Last week I had the privilege of giving a chapel talk at an independent school on the Upper West Side. The students were middle-school aged, and despite some very real generalized anxiety about coronavirus, they listened closely and respectfully as I spoke about Holy Apostles Soup Kitchen. They had studied HASK as an example in their “Love in Action” unit. I was there to make it real(er).
There was not a lot of time for questions at the end of my talk, and a couple of the questions asked were of the gathering-of-information variety: “Where do you get your food?” and “How many children go to the soup kitchen?” But the rest of the questions focused on a story I told about a man from California who ran away from his family and ended up in New York City without money, friends, or a place to stay. I described his parents reaching out to us, making the trip across the country to find their son, and being reunited with him in the soup kitchen.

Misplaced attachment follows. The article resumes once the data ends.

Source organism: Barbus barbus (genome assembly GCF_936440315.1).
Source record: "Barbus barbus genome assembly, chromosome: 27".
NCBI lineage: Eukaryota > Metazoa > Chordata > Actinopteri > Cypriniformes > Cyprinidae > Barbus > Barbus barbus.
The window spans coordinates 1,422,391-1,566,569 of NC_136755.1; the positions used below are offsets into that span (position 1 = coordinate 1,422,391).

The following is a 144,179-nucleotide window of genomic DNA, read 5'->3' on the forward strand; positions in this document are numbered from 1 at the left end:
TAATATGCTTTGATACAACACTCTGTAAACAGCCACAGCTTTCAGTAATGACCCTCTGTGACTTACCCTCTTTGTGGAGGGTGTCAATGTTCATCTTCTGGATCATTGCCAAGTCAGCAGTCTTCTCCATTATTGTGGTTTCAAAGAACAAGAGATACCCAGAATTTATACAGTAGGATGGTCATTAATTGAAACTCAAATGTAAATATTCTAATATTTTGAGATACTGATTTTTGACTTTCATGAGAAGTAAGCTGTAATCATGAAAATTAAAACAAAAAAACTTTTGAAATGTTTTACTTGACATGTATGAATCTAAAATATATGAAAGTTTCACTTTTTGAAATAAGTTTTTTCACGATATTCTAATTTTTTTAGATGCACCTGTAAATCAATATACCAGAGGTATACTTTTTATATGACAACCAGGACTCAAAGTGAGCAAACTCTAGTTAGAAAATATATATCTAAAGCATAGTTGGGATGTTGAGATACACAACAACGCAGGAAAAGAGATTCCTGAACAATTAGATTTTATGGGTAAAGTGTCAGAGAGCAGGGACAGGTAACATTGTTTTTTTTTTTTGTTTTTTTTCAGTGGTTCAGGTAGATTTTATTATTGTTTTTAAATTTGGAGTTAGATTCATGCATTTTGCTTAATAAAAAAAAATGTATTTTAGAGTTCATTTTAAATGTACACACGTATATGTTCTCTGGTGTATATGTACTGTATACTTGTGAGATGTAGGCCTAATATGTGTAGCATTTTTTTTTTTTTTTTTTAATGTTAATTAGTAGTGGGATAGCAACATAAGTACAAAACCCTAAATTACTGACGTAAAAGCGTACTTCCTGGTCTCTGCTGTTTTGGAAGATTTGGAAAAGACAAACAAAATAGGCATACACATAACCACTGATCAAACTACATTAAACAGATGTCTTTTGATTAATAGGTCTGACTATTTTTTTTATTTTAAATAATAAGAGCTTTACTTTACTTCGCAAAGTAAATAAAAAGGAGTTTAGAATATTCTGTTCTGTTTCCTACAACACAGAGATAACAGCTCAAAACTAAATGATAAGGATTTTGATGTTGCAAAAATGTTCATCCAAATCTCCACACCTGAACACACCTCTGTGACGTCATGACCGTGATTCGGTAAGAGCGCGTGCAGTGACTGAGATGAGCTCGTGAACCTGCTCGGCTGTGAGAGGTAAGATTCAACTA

The young people were fascinated by the man who had lost his way. They wanted to know how old he was, how he got the money to make the trip, why he ran away. And it was really moving to hear their concern for an individual they had never met; their desire to know more about his situation and their hope for a happy ending to his story.
In Lent we look at all the ways we fall short of God’s hopes and dreams for us. My short time with these wonderful young people reminded me that, in addition to naming our default patterns of sinfulness, it is important to recognize that God had knit us together with a natural curiosity about others and a default hope for the health and well-being of those around us—friends and strangers alike. In our darkest moments of self-reflection may we also remember the love God has for us and creates within us; love that made us and love that we are made to share.